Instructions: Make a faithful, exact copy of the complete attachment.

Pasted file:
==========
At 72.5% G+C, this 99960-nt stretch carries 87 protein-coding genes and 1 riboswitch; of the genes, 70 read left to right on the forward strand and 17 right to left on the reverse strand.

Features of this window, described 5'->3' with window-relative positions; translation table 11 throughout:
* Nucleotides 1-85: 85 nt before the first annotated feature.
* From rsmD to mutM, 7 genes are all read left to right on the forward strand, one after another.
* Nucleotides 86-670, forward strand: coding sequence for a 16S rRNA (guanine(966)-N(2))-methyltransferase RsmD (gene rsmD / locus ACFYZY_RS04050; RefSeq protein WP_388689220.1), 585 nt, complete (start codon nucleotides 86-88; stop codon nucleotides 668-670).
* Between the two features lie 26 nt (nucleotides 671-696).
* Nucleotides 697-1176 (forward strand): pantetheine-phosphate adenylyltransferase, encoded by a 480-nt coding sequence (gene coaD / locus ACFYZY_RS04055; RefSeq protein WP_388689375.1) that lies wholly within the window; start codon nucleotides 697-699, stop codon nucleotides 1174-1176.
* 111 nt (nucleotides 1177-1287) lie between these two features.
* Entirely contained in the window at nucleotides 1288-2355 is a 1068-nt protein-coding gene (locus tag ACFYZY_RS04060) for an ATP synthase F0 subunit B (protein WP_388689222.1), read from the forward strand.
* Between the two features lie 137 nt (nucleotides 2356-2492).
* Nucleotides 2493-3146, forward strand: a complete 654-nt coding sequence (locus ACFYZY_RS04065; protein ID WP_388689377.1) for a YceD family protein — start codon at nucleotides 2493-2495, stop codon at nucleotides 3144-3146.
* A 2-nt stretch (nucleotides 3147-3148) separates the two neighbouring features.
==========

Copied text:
At 72.5% G+C, this 99960-nt stretch carries 87 protein-coding genes and 1 riboswitch; of the genes, 70 read left to right on the forward strand and 17 right to left on the reverse strand.

Features of this window, described 5'->3' with window-relative positions; translation table 11 throughout:
* Nucleotides 1-85: 85 nt before the first annotated feature.
* From rsmD to mutM, 7 genes are all read left to right on the forward strand, one after another.
* Nucleotides 86-670, forward strand: coding sequence for a 16S rRNA (guanine(966)-N(2))-methyltransferase RsmD (gene rsmD / locus ACFYZY_RS04050; RefSeq protein WP_388689220.1), 585 nt, complete (start codon nucleotides 86-88; stop codon nucleotides 668-670).
* Between the two features lie 26 nt (nucleotides 671-696).
* Nucleotides 697-1176 (forward strand): pantetheine-phosphate adenylyltransferase, encoded by a 480-nt coding sequence (gene coaD / locus ACFYZY_RS04055; RefSeq protein WP_388689375.1) that lies wholly within the window; start codon nucleotides 697-699, stop codon nucleotides 1174-1176.
* 111 nt (nucleotides 1177-1287) lie between these two features.
* Entirely contained in the window at nucleotides 1288-2355 is a 1068-nt protein-coding gene (locus tag ACFYZY_RS04060) for an ATP synthase F0 subunit B (protein WP_388689222.1), read from the forward strand.
* Between the two features lie 137 nt (nucleotides 2356-2492).
* Nucleotides 2493-3146, forward strand: a complete 654-nt coding sequence (locus ACFYZY_RS04065; protein ID WP_388689377.1) for a YceD family protein — start codon at nucleotides 2493-2495, stop codon at nucleotides 3144-3146.
* A 2-nt stretch (nucleotides 3147-3148) separates the two neighbouring features.